In article <email@example.com>,
> May Wong wrote:
>> Apple Computer Celebrates Its 30th Birthday Amid Recent Successes,
>> Future Challenges
> It is interesting in the history of computers and technology how some
> companies last many years and others are a flash and burn out quickly.
> Whatever happened to Visicalc? WordPerfect? Commodore?
WordPerfect *is* still around. Still viable. Still making money.
Admittedly, they're not the independent company they used to be --
they were purchased by Corel Corp., who made an offer that was 'too
good to refuse'.
WP is still very much the preferred software in legal environments. A
few months ago, the U.S. Dept of Justice announced they were dumping
_all_ use of MS Word (at least -- I think it was the entire MS office
line that was dumped), and standardizing _solely_ on the WP products.
As for VisiCalc, see:
a story released today, Saturday, April 8.
Commodore was brought down by management problems -- bad strategic
decisions, etc. -- _while_ they still had a competitive product.
Subsequent attempts to revive the product line were doomed by: the
elapsed time due to legal wrangling, attempting to maintain 'backward
compatibility' the prior machines when the 'world' had moved to much
more sophisticated platforms, etc. Note: the 'maintaining backward
compatibility' dilemma is also what killed off WordStar, in the face
of competition from the likes of WordPerfect.
> For a while, Compaq and Gateway were the rage. Now it seems to be
HP has never been much good at -aggressive- marketing. Historically,
they sold mostly to the technical/engineering market, where superior
specifications and quality were -- pretty much _by_themselves_ --
sufficient to 'make' the deal. They sold 'beef', not 'sizzle'. :)
Forays into 'consumer' products have been handicapped by the
unwillingness (or 'inability') to sell primarily based on 'sizzle'.
> It should be noted that Hewlett Packard is a much older company, I
> believe dating back to the 1930s. They had mini-computers out by 1970.
I thought they were post-WWII, but their web-site says 'Incorporated
> I doubt younger readers ever heard of Remington Rand. This was a
> large company making business products. It took over the newly
> invented Univac and ERA groups and became Univac. It merged with
> another business giant, Burroughs to become Unisys. It's a much
> smaller company today.
Would you believe that Remington-Rand still sells typewriters? And under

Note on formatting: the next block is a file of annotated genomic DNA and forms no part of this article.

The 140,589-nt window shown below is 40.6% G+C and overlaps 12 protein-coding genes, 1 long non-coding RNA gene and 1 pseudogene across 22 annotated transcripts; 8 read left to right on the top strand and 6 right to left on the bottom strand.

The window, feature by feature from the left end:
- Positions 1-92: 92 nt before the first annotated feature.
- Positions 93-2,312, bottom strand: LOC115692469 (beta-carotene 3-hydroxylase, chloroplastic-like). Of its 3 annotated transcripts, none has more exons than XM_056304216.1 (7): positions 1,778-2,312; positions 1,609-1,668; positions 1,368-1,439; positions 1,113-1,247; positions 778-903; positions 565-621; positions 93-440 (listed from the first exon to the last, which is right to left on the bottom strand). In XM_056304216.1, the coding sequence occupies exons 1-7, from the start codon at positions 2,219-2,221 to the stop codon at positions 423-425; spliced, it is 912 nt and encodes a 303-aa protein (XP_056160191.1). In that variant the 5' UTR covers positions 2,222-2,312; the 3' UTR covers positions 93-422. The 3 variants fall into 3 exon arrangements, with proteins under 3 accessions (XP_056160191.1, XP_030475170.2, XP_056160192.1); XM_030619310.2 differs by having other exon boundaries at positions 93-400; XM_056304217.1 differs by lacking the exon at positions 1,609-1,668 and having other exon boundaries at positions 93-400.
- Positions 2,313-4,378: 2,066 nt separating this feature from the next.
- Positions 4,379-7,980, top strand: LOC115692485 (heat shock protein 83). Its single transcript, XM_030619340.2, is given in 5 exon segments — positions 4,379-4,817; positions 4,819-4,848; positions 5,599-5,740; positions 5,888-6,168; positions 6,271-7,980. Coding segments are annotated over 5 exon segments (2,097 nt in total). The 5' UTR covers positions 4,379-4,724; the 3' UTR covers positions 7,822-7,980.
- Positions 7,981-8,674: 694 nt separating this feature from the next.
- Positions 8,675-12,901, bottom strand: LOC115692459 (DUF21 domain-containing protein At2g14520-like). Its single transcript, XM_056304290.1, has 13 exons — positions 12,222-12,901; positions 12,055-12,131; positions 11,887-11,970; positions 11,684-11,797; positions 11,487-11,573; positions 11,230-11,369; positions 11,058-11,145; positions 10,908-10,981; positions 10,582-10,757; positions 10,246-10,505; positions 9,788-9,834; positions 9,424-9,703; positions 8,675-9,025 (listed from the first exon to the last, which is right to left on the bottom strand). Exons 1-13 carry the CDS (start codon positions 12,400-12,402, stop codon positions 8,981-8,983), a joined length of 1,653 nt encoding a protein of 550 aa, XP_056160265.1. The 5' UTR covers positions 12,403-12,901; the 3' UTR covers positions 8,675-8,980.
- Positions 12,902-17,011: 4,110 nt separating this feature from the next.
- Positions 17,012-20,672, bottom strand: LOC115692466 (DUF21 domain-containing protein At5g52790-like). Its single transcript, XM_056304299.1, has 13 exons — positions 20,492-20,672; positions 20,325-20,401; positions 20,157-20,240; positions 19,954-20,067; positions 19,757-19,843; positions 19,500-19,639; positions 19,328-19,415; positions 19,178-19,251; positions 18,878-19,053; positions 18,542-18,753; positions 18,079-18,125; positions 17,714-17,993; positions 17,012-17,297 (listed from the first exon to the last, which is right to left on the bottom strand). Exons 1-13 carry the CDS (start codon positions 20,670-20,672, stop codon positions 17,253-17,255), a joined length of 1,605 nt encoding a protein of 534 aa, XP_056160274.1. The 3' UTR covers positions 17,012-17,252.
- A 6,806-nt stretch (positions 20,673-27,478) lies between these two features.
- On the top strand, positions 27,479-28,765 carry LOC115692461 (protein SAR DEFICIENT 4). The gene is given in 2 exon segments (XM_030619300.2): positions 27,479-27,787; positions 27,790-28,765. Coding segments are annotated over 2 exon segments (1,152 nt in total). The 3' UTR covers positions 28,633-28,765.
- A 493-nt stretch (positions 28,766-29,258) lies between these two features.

that brand label.
> Where are DEC (Digital/PDP) and CDC (Control Data Corporation)? What
> about Cray?
DEC was bought by COMPAQ (who eventually killed off the product-line
names), which was then absorbed into HP.
Control Data Corp remained in existence, as an -independent- company,
until *1999*, when they were acquired by 'Synterga' (sp??), a large
CDC had gone through several 're-alignments', and changes of business
direction (including getting out of the manufacture of
high-performance mainframes) in the preceeding couple of decades.
[[.. snip ..]]
> It's strange that so many websites and articles refer to the "early
> days" and "antiques" of computers to only 30 years ago. The PC
> revolution was indeed a big change for society. However, the advent
> of computers in business was a much bigger change since it changed
> processing from pencil and automation. Even if at home we didn't have
> a computer, we were using one at work or businesses we visited used
> one. Even if the PC never was developed, many features we see, such
> as telephone inquiry, would still have come to pass supported by
> mainframes or minis. I submit the 40th Anniversary of System/360 was
> quite significant. '
The 'escape' of the mini-computer from the research lab environment, and
into the business world, was the real '2nd revolution' -- the first being
the introduction of the mainframe into business records-keeping.
The S/360 announcement was significant, in that it committed IBM to a
long-term strategy of _compatible_ systems in increasing performance,
thus significantly reducing the 'total cost of ownership' across
several _generations_ of hardware. This made it 'feasible'
(i.e. financially practical) for a larger share of the existing
'potential customer' base to take advantage of computerization, but it
did not bring entirely new classes of customers into the market.
Which the mini-computer revolution, and the subsequent desktop
revolution _did_ do.
S/360 was a quantitative change in the markets, admittedly a
significant one, but still only quantitative.
Mini-computers, and later, desktop ones, were _qualitative_ changes in
the world of computing.
This is a significant difference.
> The upcoming 50th anniverseary of the disk drive (this Sept 2006) is
> very significant since almost everything we do would be impossible
> without random access disk memory.
ObNitPick: 'random access' and 'disk' are *NOT* synonymous. Most of
the things we do today do require random-access mass storage of some
sort, and this, as a _practical_ matter, translates to 'rotating mass
storage' of some sort. ('random access' _does_ exist on 'start/stop'
mag tape drives, although performance is, 'relatively speaking',
abysmal :) RMS can be implemented in a number of ways, only one of
which is 'disk'. Disk has a price/performance advantage over other
implementations, but to state that things would be 'impossible'
without disk is a clear overstatement. Everything we do with disks
*would* be possible with 'drum' storage, for example -- it *would* be
more expensive, but _possible_.